The 1954 movie came also in Bucharest theaters, I was a kid by then and didn't watch it. I found right now the movie on a youTube video.And I had a discussion with a friend my age just today: he was convinced that the main role had been played by another Italian actress. No, it was played by Gianna Maria Canale.

(Italian Movies)

Monday, January 19, 2015

Il Gattopardo (1963)

Il Gattopardo, 1963
(Cine Blog)
no copyright infringement intended

I had yesterday the unexpected surprise to watch this movie again, after many decades. It was aired on a TV channel, and I came upon it by pure chance.

I was a teenager in 1963, I was in love for Claudia Cardinale, and I was admiring Alain Delon. Thus I followed the two with juvenile enchantment. In the same time I knew one or two things about Visconti. And I discovered in this movie the admirable scenic presence of Burt Lancaster. Also Paolo Stoppa, whom I knew from Casa Ricordi, and not only.

After two or three years I had the chance to read the novel of Giuseppe Tomasi di Lampedusa, and I realized the full universe and the full refinement. The universe of both author and hero, Prince Lampedusa, and Prince Salina; and the refinement of their inner universes, of the author and of his hero.

Prince Salina, too lucid to not understand that his world was fading, too aristocrat to not understand that any adaptation to the new world would have been disgracious.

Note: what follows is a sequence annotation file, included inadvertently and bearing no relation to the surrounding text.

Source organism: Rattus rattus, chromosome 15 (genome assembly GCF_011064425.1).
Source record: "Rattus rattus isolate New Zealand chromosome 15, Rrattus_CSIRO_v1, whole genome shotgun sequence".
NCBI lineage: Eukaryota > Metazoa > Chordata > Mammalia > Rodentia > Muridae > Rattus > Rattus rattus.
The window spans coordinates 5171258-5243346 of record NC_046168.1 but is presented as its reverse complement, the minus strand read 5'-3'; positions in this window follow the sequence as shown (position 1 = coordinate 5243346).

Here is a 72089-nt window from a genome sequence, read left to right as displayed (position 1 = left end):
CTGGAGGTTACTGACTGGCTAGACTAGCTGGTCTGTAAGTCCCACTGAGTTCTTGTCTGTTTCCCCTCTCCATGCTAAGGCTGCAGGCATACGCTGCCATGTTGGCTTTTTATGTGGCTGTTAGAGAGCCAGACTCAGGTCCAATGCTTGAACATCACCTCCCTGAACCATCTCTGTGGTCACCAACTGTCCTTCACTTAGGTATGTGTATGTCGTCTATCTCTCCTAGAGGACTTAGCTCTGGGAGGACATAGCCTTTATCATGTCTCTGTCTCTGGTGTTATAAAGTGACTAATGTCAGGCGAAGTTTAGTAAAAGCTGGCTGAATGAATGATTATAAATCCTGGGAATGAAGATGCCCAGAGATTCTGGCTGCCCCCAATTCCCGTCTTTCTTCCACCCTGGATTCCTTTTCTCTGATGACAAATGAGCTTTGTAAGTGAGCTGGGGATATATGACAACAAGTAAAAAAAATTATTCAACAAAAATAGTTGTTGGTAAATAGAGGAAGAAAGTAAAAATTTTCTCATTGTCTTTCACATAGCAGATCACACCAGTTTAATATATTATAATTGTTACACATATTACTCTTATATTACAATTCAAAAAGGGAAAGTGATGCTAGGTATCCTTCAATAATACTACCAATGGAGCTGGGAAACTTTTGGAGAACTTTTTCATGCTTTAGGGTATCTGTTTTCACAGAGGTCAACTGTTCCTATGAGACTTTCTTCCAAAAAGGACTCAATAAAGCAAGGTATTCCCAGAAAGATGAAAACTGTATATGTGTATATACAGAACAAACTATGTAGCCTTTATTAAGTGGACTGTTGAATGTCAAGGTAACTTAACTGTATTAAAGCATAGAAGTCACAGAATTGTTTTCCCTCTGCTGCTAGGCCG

(Luchino Visconti)


Sunday, January 11, 2015

El Manzano Azul

El Manzano Azul, 2012
(El Condef Blog)
no copyright infringement intended

A boy of about ten or eleven must spend the summer at his grandfather (the boy barely knows his grandpa). The boy comes from a big city  where the universe has smartphone, cable TV, and Internet as natural coordinates. The grandpa lives in a remote village in the mountains, where the universe is deprived even of electricity and bathroom. People in the village look like from another planet, and boys of his age are overtly hostile. Generally everything seems to be charged with an incomprehensible level of brutality. Add to this the traumas the boy carries with him from the city: the father has left the family to come back only in very short flashbacks in the boy's nightly dreams.

All this makes the little boy very reluctant towards his grandpa and towards everybody and everything there. Well, the grandpa is patient and tactful, and little by little he succeeds to communicate his own balance to the boy.

And so the boy starts progressively to open himself to the new universe and get more and more fascinated by the knowns and unknowns there. There is something beyond the incomprehensible brutality: a genuine collective solidarity against the potential evil coming from outside. Once you are accepted, you'll bee protected.

This grandpa seems to carry wonderful mysteries, the same as the blue apple tree near the house. It's for the boy  the beginning of a lifelong fascination for the place, and he will come back in the years that follow, and will marry the girl he met here in the village during that summer of long time ago.

A simple and beautiful story that is recomposed through the memories of the adult who once was a boy of about ten or eleven, and who has inherited from his grandpa that wonderful balance in approaching the knowns and unknowns in life.